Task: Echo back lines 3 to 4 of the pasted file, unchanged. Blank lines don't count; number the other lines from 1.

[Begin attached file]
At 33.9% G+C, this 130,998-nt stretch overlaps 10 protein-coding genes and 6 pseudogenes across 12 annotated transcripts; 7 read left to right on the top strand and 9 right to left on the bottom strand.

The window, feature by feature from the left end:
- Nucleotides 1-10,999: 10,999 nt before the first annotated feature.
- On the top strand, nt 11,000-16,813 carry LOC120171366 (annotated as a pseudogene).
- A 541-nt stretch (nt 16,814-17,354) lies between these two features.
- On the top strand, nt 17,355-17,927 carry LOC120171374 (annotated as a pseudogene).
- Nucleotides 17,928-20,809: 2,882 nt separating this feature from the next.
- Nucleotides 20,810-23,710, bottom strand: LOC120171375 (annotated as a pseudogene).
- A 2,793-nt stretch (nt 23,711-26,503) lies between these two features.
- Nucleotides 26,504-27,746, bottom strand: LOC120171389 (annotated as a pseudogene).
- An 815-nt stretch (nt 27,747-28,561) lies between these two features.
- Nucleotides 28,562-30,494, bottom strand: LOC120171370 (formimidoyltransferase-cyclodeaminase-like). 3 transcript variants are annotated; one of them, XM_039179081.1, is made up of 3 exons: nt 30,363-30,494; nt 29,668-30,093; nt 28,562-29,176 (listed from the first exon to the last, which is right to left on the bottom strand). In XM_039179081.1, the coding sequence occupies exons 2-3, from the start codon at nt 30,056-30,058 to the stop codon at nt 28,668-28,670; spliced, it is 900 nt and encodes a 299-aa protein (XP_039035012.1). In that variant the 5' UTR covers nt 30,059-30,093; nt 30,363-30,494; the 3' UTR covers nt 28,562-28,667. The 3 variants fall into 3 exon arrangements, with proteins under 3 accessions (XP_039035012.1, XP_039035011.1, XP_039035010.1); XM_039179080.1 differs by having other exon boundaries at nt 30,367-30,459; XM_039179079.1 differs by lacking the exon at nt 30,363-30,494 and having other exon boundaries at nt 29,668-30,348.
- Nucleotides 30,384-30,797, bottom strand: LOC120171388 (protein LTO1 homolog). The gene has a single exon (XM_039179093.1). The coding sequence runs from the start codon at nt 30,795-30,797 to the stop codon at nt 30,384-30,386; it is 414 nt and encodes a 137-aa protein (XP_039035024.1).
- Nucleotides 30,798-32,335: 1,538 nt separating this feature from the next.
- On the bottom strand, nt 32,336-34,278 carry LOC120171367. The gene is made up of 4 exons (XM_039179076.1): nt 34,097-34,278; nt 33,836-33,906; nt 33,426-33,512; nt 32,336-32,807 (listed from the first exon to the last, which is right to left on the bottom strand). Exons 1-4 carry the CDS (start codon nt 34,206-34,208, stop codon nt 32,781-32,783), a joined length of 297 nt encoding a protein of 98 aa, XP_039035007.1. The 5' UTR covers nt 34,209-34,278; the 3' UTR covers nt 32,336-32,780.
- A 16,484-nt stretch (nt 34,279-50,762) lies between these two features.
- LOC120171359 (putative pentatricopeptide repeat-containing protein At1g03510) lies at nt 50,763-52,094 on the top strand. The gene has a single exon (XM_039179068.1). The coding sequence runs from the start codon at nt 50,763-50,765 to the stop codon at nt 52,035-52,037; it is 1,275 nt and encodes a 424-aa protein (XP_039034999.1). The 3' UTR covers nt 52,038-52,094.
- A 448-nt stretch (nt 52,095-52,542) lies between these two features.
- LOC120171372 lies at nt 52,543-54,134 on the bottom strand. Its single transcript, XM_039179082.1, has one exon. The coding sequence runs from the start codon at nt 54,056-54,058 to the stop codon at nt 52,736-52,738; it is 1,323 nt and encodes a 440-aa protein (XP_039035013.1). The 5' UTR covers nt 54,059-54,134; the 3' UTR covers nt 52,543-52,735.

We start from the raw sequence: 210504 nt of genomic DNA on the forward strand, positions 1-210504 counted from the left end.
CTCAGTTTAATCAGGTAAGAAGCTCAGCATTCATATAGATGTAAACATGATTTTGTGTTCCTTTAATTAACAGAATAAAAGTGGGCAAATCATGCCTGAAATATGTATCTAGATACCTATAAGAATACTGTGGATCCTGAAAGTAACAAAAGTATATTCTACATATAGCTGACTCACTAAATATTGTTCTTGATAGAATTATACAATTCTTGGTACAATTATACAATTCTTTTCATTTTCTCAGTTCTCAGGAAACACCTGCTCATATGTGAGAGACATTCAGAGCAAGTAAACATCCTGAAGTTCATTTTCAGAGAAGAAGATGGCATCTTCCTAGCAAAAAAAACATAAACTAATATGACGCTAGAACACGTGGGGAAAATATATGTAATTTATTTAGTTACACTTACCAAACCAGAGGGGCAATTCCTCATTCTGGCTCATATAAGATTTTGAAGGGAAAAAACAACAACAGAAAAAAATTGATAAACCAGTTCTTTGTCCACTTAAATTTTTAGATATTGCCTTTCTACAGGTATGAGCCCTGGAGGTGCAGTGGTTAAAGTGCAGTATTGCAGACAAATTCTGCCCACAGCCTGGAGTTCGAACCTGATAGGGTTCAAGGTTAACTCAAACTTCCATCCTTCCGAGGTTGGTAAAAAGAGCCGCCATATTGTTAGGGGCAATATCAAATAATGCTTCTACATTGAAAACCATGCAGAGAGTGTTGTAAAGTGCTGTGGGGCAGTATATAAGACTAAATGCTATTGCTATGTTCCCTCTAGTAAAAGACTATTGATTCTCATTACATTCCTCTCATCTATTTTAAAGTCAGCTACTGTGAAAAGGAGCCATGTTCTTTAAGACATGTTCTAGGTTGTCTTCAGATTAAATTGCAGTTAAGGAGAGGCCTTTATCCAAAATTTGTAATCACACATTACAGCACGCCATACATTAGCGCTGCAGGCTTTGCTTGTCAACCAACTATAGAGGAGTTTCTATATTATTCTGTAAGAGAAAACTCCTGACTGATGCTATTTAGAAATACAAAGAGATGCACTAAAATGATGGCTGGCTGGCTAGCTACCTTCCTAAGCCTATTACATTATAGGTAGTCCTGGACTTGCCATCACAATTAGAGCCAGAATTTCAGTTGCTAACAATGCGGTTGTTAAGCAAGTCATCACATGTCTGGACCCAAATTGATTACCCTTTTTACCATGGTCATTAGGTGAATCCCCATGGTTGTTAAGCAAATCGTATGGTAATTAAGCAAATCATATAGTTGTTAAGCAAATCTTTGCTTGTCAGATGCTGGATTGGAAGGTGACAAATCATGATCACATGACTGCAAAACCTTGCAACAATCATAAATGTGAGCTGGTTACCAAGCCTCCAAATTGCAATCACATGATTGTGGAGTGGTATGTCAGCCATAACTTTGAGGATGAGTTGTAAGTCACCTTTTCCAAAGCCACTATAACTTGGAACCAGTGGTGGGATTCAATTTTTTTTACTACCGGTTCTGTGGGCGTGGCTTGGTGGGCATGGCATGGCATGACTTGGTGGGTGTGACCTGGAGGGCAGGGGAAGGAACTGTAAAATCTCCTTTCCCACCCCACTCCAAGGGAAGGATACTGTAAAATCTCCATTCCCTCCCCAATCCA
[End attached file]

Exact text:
- Nucleotides 1-10,999: 10,999 nt before the first annotated feature.
- On the top strand, nt 11,000-16,813 carry LOC120171366 (annotated as a pseudogene).